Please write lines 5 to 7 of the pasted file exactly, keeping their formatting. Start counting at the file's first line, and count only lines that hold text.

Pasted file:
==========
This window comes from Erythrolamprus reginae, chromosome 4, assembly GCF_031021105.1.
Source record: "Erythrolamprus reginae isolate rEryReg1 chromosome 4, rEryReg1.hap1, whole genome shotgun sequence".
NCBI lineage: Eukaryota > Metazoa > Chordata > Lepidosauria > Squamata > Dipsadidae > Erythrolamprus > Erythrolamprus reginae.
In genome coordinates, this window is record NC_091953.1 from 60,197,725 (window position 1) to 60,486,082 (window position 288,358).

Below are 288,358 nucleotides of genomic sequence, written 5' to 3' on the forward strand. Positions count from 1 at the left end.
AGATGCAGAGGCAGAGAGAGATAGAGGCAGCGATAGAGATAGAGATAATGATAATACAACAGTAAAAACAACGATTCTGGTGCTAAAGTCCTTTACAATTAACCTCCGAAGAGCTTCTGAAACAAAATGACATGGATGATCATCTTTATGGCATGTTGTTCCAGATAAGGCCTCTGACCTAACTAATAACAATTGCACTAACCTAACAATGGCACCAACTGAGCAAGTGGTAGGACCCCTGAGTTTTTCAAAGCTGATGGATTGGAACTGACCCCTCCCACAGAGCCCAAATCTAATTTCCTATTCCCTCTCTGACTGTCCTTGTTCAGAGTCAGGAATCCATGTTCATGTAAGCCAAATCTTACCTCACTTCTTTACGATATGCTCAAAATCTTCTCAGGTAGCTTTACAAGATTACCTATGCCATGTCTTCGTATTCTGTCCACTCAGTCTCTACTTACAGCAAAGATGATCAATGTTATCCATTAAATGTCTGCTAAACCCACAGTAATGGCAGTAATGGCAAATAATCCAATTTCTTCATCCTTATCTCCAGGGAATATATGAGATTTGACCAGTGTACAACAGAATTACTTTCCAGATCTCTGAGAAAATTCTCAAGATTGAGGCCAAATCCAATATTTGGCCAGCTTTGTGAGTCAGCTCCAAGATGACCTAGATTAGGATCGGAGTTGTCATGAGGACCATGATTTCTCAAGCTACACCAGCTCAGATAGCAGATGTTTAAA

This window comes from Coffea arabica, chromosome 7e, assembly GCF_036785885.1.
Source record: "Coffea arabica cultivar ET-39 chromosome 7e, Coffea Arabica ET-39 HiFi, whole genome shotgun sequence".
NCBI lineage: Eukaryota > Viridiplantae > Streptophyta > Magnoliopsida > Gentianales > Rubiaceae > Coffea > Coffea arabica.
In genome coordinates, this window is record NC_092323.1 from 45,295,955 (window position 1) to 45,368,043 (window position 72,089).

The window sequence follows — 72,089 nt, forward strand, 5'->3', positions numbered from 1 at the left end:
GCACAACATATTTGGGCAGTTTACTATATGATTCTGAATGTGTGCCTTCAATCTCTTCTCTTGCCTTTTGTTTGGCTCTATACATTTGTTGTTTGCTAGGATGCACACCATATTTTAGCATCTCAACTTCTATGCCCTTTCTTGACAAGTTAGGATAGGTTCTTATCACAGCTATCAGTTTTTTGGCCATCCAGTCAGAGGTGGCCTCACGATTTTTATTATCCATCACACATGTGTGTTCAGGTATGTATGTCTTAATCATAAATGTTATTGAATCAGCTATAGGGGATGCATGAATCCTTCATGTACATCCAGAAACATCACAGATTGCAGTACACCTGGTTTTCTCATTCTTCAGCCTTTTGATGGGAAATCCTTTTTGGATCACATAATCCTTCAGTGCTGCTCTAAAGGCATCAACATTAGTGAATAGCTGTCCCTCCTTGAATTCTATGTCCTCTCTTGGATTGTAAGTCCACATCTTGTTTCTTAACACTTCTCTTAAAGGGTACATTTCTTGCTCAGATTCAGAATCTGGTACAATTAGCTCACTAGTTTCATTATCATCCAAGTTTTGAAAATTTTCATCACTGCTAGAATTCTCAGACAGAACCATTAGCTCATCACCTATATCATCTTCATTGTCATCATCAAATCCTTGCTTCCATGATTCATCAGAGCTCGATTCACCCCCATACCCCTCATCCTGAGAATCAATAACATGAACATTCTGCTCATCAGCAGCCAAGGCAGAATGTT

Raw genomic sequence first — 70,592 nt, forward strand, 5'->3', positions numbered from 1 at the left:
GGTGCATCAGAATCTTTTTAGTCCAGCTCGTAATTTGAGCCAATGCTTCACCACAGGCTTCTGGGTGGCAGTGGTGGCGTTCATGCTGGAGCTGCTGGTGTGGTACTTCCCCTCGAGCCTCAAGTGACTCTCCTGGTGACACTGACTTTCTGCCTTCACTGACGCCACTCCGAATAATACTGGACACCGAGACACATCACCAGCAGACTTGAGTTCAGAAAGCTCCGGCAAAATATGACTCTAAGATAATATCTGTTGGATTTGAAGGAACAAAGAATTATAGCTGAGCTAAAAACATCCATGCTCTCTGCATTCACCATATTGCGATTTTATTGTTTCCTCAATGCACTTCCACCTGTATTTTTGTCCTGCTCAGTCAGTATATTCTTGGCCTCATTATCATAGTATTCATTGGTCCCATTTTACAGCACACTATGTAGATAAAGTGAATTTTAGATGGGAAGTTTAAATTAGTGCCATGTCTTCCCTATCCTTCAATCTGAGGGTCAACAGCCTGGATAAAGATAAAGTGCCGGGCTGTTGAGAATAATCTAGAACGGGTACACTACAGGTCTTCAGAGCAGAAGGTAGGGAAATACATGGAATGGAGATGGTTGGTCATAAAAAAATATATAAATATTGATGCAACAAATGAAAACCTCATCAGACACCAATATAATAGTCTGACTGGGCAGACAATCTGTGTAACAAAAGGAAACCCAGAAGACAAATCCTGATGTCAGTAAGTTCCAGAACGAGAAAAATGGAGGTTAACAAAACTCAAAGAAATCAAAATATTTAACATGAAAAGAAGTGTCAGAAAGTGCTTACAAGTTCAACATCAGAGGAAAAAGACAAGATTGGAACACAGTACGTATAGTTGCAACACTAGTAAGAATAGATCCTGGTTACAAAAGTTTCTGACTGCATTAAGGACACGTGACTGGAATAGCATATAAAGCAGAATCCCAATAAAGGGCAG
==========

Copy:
Below are 288,358 nucleotides of genomic sequence, written 5' to 3' on the forward strand. Positions count from 1 at the left end.
AGATGCAGAGGCAGAGAGAGATAGAGGCAGCGATAGAGATAGAGATAATGATAATACAACAGTAAAAACAACGATTCTGGTGCTAAAGTCCTTTACAATTAACCTCCGAAGAGCTTCTGAAACAAAATGACATGGATGATCATCTTTATGGCATGTTGTTCCAGATAAGGCCTCTGACCTAACTAATAACAATTGCACTAACCTAACAATGGCACCAACTGAGCAAGTGGTAGGACCCCTGAGTTTTTCAAAGCTGATGGATTGGAACTGACCCCTCCCACAGAGCCCAAATCTAATTTCCTATTCCCTCTCTGACTGTCCTTGTTCAGAGTCAGGAATCCATGTTCATGTAAGCCAAATCTTACCTCACTTCTTTACGATATGCTCAAAATCTTCTCAGGTAGCTTTACAAGATTACCTATGCCATGTCTTCGTATTCTGTCCACTCAGTCTCTACTTACAGCAAAGATGATCAATGTTATCCATTAAATGTCTGCTAAACCCACAGTAATGGCAGTAATGGCAAATAATCCAATTTCTTCATCCTTATCTCCAGGGAATATATGAGATTTGACCAGTGTACAACAGAATTACTTTCCAGATCTCTGAGAAAATTCTCAAGATTGAGGCCAAATCCAATATTTGGCCAGCTTTGTGAGTCAGCTCCAAGATGACCTAGATTAGGATCGGAGTTGTCATGAGGACCATGATTTCTCAAGCTACACCAGCTCAGATAGCAGATGTTTAAA

This window comes from Coffea arabica, chromosome 7e, assembly GCF_036785885.1.